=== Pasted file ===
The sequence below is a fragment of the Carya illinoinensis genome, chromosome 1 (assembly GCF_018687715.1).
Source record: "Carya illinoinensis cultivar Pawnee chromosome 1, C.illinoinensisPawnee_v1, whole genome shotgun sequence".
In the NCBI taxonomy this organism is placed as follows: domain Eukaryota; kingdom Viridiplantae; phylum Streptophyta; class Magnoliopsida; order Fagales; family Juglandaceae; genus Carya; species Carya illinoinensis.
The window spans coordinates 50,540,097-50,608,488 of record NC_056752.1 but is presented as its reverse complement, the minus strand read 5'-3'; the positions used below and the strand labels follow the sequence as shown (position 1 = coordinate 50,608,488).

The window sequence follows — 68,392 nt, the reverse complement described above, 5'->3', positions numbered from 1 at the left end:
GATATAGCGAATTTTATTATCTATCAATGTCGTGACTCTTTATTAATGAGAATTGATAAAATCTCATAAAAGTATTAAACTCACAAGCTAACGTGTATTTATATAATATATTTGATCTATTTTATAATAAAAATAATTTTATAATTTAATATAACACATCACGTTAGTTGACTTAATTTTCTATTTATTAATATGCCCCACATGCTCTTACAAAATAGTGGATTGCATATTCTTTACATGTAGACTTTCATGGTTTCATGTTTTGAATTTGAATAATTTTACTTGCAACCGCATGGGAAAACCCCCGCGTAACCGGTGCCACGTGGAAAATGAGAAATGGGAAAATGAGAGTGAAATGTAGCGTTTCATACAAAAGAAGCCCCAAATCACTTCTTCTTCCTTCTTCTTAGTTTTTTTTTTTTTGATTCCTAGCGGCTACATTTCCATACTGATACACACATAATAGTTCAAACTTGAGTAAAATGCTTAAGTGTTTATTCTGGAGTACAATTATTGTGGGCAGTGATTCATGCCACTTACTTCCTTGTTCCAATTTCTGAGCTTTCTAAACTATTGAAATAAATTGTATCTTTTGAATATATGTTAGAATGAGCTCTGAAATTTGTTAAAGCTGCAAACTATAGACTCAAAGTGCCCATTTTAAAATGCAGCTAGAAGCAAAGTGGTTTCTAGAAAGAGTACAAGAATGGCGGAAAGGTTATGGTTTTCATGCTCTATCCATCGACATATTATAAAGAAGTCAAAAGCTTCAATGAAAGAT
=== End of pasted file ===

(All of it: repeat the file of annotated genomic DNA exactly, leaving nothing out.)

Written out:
The sequence below is a fragment of the Carya illinoinensis genome, chromosome 1 (assembly GCF_018687715.1).
Source record: "Carya illinoinensis cultivar Pawnee chromosome 1, C.illinoinensisPawnee_v1, whole genome shotgun sequence".
In the NCBI taxonomy this organism is placed as follows: domain Eukaryota; kingdom Viridiplantae; phylum Streptophyta; class Magnoliopsida; order Fagales; family Juglandaceae; genus Carya; species Carya illinoinensis.
The window spans coordinates 50,540,097-50,608,488 of record NC_056752.1 but is presented as its reverse complement, the minus strand read 5'-3'; the positions used below and the strand labels follow the sequence as shown (position 1 = coordinate 50,608,488).

The window sequence follows — 68,392 nt, the reverse complement described above, 5'->3', positions numbered from 1 at the left end:
GATATAGCGAATTTTATTATCTATCAATGTCGTGACTCTTTATTAATGAGAATTGATAAAATCTCATAAAAGTATTAAACTCACAAGCTAACGTGTATTTATATAATATATTTGATCTATTTTATAATAAAAATAATTTTATAATTTAATATAACACATCACGTTAGTTGACTTAATTTTCTATTTATTAATATGCCCCACATGCTCTTACAAAATAGTGGATTGCATATTCTTTACATGTAGACTTTCATGGTTTCATGTTTTGAATTTGAATAATTTTACTTGCAACCGCATGGGAAAACCCCCGCGTAACCGGTGCCACGTGGAAAATGAGAAATGGGAAAATGAGAGTGAAATGTAGCGTTTCATACAAAAGAAGCCCCAAATCACTTCTTCTTCCTTCTTCTTAGTTTTTTTTTTTTTGATTCCTAGCGGCTACATTTCCATACTGATACACACATAATAGTTCAAACTTGAGTAAAATGCTTAAGTGTTTATTCTGGAGTACAATTATTGTGGGCAGTGATTCATGCCACTTACTTCCTTGTTCCAATTTCTGAGCTTTCTAAACTATTGAAATAAATTGTATCTTTTGAATATATGTTAGAATGAGCTCTGAAATTTGTTAAAGCTGCAAACTATAGACTCAAAGTGCCCATTTTAAAATGCAGCTAGAAGCAAAGTGGTTTCTAGAAAGAGTACAAGAATGGCGGAAAGGTTATGGTTTTCATGCTCTATCCATCGACATATTATAAAGAAGTCAAAAGCTTCAATGAAAGAT